Why Do People Talk in Their Sleep? See the Science

sleep talking

When I was growing up, my mom had to warn her friends not to leave messages with me if they called in the morning. You see, I was a sleep talker. I’d answer the phone, have a lovely chat with her friends (so I’ve been told), hang up the phone, and roll back over in bed—all while being sound asleep, having no idea any conversation had occurred. My mom, well, she never got the message. While this type of situation is probably pretty rare, I’m certainly not alone. Up to two in three people talk in their sleep, and it’s very common in children and teenagers. 1 So, why do people talk in their sleep? What does talking in your sleep mean?

Sleep talking is also known as somniloquy (in medical terms). It’s considered a parasomnia (which just means an unusual behavior that happens during sleep), which also includes teeth grinding, night terrors, and sleepwalking.

Some people appear to have full conversations in their sleep, with themselves or others. Others only call out, mumble, laugh, cuss, whisper, groan, moan, or use incoherent language or gibberish. 2

Talking in our sleep is typically harmless, if somewhat embarrassing. It is more common for folks when they’re stressed out or don’t get enough sleep. It can, at times, also indicate a more concerning health condition or sleep disorder, but typically, the only side effects are disturbing or annoying others. (Sorry, Mom!)

Fortunately, it’s also typically short-lived, with most people talking for no more than 30 seconds, with most verbalizing for just a second or two. Though in some instances, people have been known to speak on and off throughout the night.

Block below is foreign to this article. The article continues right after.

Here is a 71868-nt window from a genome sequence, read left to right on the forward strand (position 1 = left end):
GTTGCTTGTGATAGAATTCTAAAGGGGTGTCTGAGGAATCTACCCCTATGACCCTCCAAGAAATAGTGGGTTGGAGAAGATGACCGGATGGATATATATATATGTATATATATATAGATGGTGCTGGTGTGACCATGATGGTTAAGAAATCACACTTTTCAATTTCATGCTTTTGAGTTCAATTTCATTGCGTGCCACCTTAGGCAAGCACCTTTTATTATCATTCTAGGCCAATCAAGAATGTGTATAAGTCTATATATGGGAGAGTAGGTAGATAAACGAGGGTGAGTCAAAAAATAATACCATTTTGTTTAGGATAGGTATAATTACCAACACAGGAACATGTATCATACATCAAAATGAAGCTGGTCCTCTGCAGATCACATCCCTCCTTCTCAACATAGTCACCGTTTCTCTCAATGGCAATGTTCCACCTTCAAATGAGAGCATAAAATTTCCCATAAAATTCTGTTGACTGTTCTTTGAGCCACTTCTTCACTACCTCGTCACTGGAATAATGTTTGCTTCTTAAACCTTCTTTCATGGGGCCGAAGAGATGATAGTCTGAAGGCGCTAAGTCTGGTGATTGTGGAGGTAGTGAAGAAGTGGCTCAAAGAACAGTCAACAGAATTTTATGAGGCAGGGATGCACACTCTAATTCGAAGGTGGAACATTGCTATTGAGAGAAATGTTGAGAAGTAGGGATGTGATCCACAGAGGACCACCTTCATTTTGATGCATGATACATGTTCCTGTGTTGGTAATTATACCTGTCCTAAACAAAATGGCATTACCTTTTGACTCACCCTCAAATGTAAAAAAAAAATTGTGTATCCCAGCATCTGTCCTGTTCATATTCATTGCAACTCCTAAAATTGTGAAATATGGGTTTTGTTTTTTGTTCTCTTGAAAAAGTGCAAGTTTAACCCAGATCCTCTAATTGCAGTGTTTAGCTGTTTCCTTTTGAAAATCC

It can also interfere with sleep quality for others in the room, leading to daytime sleepiness. And most people have no idea they’re sleep talking, much less what they’re saying. They also tend to have no memory of what they’ve uttered, even when they’ve had full conversations. Thus, they could hurt the feelings of loved ones or otherwise negatively affect relationships.

So, Why Do People Talk in their Sleep?

Are people acting out their dreams? Maybe, maybe not. There’s no well-understood reason for sleep talking, though some sleep experts suggest it’s because the sleep/wake switch isn’t working well or is sloppy in some individuals.

Sometimes people talk while dreaming, but sleep talking can happen during any stage of sleep—during both REM (rapid eye movement) and non-REM sleep. If sleep talking occurs during the early, non-REM stages, it’s usually easier to understand.

Sleep talking can also be related to sleepwalking or sleep terrors, which are believed to be a mixed phase between being awake and asleep. Or, it could be related to when sleep is somehow disrupted or disturbed, such as by stress, a few too many cocktails, or (at least in my limited case), a ringing phone after staying up too late the previous night.

Increased stress, depression, daytime fatigue, illness (with fever), and certain medications have also been associated with talking in your sleep. There is some research that sleep talking is genetic, though not always. 3

While it’s typically considered more of a quirk than a disorder, sleep talking has also been associated with more serious illnesses, including Parkinson’s disease. For example, one study found people suffering from Parkinson’s were up to seven times more likely to have sleep behavior disorders. 2